It was clear at the time it was released that the Bush budget would upset advocates for community colleges by calling for cuts to career and technical education, and minority-serving institutions by cutting annual spending for the Strengthening Historically Black Colleges and Universities Program by $85 million (the amount of federal mandatory funds that budget reconciliation legislation that Congress approved last fall would direct to the institutions each year between 2008 and 2012.)
"What is going on as it relates to educating children who don't have much money, or are minorities?" asked Rep. Barbara Lee (D-Calif.) "These cuts impact their ability to learn. What do you all think over there?"
The administration’s budget would also cut discretionary support by $23 million for tribally controlled colleges, which received a $30 million increase for 2008 and 2009 from the budget reconciliation act, as well as cut $11.6 million from the Strengthening Alaska Native and Native Hawaiian-serving Institutions Program, which received $15 million from the budget bill last year.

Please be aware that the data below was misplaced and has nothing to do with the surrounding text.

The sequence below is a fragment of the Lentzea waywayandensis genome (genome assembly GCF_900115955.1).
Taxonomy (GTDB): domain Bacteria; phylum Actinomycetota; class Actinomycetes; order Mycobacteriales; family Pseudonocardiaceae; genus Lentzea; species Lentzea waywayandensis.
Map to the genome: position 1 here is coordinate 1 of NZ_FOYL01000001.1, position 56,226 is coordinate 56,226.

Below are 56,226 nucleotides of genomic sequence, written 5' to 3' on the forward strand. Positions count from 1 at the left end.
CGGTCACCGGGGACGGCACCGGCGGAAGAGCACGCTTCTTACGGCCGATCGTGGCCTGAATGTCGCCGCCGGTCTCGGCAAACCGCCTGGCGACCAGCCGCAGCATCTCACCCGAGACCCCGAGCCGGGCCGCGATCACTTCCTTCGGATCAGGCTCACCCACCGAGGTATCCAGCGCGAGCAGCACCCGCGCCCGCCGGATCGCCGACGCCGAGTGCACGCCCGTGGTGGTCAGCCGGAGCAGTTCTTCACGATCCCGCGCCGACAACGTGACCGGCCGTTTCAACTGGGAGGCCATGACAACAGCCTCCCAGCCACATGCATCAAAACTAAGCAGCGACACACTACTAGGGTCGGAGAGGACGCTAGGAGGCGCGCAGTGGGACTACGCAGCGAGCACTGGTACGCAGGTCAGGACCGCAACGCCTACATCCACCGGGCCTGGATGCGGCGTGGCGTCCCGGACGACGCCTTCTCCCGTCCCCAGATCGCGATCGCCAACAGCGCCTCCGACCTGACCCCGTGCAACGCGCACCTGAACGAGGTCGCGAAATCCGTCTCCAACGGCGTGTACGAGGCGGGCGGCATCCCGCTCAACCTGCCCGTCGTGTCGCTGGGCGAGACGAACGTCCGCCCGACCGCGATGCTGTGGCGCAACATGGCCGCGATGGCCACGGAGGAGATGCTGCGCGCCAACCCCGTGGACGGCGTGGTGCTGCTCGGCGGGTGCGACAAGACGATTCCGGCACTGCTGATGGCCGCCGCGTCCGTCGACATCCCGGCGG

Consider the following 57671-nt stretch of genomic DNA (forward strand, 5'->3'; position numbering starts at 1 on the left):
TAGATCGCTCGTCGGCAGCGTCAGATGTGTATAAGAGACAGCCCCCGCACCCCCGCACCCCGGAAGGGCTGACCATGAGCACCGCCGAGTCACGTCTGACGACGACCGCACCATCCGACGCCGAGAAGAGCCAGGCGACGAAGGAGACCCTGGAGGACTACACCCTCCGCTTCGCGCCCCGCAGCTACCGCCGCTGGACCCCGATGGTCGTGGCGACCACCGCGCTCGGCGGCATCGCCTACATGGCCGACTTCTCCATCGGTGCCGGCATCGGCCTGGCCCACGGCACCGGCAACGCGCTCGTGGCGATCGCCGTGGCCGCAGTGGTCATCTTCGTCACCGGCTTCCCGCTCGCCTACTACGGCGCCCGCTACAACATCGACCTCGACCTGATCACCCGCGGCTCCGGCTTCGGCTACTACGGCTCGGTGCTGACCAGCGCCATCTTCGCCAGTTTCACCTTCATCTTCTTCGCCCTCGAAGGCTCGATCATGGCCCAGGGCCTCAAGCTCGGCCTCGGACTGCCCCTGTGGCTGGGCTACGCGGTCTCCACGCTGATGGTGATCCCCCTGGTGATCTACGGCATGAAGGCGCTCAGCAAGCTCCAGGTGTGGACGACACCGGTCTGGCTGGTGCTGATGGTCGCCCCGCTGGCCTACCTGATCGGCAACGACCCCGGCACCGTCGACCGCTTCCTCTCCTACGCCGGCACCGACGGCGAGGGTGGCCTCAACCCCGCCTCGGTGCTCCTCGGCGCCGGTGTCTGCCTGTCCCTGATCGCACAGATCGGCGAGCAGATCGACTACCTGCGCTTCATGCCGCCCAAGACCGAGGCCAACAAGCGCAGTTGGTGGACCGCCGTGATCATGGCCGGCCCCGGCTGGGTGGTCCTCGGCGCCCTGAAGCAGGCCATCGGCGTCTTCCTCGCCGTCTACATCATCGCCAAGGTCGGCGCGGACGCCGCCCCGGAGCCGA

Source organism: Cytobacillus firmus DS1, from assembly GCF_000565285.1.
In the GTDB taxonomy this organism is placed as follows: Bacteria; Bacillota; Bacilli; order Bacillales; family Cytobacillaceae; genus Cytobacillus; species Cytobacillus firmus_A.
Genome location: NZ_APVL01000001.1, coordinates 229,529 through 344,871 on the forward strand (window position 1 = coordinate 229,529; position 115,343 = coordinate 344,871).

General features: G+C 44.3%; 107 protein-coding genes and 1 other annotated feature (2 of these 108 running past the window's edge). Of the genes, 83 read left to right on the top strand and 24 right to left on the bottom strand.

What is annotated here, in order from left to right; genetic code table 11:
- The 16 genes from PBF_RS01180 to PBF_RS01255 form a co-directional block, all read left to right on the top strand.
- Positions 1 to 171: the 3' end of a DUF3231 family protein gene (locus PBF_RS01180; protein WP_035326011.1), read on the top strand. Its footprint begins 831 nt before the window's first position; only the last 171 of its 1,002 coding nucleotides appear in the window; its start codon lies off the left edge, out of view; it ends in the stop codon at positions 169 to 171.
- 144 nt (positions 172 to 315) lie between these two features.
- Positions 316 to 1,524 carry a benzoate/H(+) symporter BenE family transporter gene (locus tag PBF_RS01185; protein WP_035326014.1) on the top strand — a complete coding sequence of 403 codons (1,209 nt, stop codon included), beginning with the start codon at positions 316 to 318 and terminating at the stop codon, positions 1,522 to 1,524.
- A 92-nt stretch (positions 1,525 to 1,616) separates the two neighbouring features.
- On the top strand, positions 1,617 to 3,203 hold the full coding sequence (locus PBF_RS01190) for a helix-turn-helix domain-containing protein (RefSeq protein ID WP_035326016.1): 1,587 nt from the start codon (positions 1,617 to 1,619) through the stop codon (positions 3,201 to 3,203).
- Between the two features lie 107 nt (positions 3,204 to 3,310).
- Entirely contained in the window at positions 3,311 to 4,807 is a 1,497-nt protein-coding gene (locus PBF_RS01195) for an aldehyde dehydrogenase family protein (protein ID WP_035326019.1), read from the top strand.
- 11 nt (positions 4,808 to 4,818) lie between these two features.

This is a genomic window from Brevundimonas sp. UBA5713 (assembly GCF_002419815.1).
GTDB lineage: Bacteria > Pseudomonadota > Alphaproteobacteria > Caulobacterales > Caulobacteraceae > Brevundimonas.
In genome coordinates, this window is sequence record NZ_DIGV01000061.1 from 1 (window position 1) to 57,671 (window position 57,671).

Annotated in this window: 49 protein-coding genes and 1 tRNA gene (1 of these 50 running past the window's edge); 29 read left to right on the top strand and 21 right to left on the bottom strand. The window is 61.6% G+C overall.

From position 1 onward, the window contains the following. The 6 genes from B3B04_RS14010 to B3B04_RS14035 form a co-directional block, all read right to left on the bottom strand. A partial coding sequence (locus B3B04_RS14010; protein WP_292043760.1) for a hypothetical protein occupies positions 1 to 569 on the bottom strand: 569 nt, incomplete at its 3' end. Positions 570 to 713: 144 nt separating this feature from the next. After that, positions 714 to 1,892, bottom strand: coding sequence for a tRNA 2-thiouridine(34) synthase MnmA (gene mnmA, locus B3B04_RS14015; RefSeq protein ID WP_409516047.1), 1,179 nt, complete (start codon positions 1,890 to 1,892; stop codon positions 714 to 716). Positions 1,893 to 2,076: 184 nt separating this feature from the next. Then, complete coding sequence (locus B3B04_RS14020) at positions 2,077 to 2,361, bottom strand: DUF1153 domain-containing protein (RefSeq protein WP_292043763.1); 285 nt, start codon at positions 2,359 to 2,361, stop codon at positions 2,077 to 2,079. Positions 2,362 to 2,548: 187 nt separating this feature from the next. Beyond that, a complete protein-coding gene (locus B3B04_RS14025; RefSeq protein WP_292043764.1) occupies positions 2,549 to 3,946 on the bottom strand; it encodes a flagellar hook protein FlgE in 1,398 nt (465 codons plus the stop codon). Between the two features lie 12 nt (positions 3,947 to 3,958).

"You can use all the platitudes you want, but tribal colleges in my state will tell you that this administration doesn't get it," Rehberg said.
Advocates of Hispanic-serving institutions point to the budget's proposal to reduce discretionary support by about $18 million for their colleges under Title V of the Higher Education Act. Spellings argued that Pell Grant increases would help low-income students who are searching for extra help.
Several lawmakers bemoaned the administration’s plan to eliminate funding for the Carl D. Perkins Career and Technical Education Act, which include the $103 million for Tech-Prep Education State Grants that primarily go to community colleges. (The budget does call for allocating $363 million in 2009 for a new loan program for short-term job training for “dislocated, unemployed, transitioning or older workers.")
Still, Peterson echoed complaints that the administration hasn't made technical education a priority.